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What Facebook’s Future Holds for Advisors

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I spent a few very interesting days at the F8 Facebook Developer Conference in San Francisco a couple of weeks ago. The event, as always, was standing room only, attracting developers and entrepreneurs from around the globe. Here are a few observations surrounding the major themes and directions from Facebook that may have a direct impact on financial firms’ business and will undoubtedly influence advisors’ plans for social media.

There’s No Killing the Messenger

Facebook is serious about messaging. And I mean serious. They observe that the number of native text messages has capped out and stopped growing, but the rate of messaging via apps has exploded. Facebook spent a lot of time (even in the keynote session) talking about the importance of its Messenger app to Facebook’s future. It even indicated that it expects Messenger to overtake Facebook proper as its largest platform. In the developing world, for instance, Facebook is trying to make Messenger a unifying communication platform for any device, an alternative to increasingly expensive texting and IM. 

The takeaway here is that we should expect there to be an increase in demand for support of communication between customers and advisors through messaging platforms.

Many new consumers in our market actually avoid email, preferring instead the immediacy and intimacy of texts and messages. In Don Tapscott’s book, Growing Up Digital, he interviews a number of successful young entrepreneurs and business owners who never use email and consider it old technology. We as an industry need to pay attention to that.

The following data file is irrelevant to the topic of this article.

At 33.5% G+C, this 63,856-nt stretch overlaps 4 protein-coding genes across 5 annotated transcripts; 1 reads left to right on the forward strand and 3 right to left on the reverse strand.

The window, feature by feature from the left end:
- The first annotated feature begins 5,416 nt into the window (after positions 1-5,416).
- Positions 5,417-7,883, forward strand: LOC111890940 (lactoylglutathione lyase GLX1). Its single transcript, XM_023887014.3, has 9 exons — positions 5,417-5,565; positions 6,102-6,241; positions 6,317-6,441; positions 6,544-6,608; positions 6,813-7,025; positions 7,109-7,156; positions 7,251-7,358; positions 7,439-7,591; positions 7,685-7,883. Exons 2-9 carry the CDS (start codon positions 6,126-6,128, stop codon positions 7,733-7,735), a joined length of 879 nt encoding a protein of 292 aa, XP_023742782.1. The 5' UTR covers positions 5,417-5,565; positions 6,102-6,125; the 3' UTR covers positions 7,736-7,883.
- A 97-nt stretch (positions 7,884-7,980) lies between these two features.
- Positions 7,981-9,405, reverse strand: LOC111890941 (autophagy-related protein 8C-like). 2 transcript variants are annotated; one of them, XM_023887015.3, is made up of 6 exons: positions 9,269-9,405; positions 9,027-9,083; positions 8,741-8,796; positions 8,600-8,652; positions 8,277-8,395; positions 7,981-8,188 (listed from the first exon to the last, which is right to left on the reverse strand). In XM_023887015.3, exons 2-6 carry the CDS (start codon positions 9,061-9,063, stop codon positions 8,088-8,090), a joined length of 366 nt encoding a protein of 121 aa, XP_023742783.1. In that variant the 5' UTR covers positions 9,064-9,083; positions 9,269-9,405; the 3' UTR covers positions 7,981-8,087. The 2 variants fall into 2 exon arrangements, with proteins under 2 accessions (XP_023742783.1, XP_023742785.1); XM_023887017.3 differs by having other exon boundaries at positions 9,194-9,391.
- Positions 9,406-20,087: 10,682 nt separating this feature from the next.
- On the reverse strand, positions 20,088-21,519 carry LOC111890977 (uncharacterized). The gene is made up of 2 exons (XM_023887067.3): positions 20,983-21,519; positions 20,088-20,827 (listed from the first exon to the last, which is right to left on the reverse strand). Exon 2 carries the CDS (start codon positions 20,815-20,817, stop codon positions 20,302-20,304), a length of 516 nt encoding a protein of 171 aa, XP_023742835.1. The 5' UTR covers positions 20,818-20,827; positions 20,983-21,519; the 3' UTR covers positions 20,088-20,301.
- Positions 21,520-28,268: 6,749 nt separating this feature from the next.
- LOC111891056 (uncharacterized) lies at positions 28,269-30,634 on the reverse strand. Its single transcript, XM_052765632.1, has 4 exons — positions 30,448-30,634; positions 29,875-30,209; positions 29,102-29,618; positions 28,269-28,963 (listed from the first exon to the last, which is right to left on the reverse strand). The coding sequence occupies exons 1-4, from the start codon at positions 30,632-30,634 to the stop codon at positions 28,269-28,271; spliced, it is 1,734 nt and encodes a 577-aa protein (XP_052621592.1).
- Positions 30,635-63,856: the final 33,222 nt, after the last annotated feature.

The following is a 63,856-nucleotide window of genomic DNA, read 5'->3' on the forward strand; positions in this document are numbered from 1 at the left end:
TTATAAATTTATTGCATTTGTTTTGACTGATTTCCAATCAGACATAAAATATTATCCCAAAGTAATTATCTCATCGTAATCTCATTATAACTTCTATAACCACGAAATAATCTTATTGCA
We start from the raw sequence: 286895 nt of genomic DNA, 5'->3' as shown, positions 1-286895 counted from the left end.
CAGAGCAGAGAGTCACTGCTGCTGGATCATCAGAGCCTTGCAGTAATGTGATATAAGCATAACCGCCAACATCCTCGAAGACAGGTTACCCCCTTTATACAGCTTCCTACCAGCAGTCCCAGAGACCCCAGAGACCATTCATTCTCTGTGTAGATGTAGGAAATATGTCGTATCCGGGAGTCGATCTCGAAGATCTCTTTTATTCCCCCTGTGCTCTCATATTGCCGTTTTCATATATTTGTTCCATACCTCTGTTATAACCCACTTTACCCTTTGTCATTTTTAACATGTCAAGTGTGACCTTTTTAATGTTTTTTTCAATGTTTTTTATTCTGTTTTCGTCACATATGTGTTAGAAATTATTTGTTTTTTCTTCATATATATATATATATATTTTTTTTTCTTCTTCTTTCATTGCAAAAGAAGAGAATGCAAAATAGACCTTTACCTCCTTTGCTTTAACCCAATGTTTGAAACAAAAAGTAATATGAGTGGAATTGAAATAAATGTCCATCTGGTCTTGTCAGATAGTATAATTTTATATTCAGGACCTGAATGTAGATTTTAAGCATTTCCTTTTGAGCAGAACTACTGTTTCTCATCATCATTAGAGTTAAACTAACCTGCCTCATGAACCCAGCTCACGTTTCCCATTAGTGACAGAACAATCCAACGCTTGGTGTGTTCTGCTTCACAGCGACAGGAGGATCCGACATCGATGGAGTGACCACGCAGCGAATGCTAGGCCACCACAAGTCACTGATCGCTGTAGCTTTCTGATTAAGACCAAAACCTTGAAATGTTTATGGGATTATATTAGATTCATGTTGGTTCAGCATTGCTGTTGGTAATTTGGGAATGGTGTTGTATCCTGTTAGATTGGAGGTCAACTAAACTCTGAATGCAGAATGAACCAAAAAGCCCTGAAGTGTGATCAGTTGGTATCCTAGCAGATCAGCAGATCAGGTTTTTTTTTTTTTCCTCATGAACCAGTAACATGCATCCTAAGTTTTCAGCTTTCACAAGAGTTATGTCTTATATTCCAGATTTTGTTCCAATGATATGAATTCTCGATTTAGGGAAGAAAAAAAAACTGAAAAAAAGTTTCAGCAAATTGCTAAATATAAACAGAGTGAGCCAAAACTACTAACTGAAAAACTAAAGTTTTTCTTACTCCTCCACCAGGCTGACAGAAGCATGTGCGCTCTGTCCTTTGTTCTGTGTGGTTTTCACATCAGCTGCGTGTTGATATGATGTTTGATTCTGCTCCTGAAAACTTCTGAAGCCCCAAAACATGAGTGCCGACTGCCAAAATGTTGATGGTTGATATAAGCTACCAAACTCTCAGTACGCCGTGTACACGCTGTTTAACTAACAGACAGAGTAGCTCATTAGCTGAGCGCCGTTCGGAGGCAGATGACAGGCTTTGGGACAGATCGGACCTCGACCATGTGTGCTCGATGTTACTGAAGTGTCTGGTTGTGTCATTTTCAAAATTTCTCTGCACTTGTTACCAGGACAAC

Three proof points made it evident to me that messaging was core to Facebook’s strategy:

1) Facebook has transitioned all chat and messaging functions within Facebook into Messenger. It’s now the de facto app for messaging for any Facebook user.

2) Facebook has rolled out 40 new apps for Messenger recently, along with a software development kit to make it easier for developers to build apps for it. Facebook even showed an example of using messaging to shop and purchase goods using only the ‘Like’ button. That indicates Facebook has big plans for Messenger beyond just sending messages and emoticons back and forth.

3) WhatsApp and Instagram. Facebook has spent billions to assemble a platform of messaging and social products that appeal to any crowd, and continue to offer these apps in parallel as opposed to converging them. Facebook has invested heavily in a common infrastructure to support all these messaging capabilities so that they scale seamlessly to trillions (yes, trillions) of messages and activities per day.

Facebook Everywhere

Facebook is increasingly providing hooks for third-party applications to take advantage of content or engagement features that are normally only native to Facebook. Of course, Facebook mutually benefits through increased content and insights into user behavior. Think Google’s strategy as an example of being embedded in everything and making use of that data commercially.

Another example of being everywhere is the focus on opening Facebook up as a platform for hosting media. Facebook increased the video upload capacity to 40 minutes, launched an embedded video player and created a one-click method for sharing media on other channels (email, websites, messaging, etc.) Once again, this has the potential to drive an enormous amount of traffic to Facebook, even if users are unaware that they’re using it.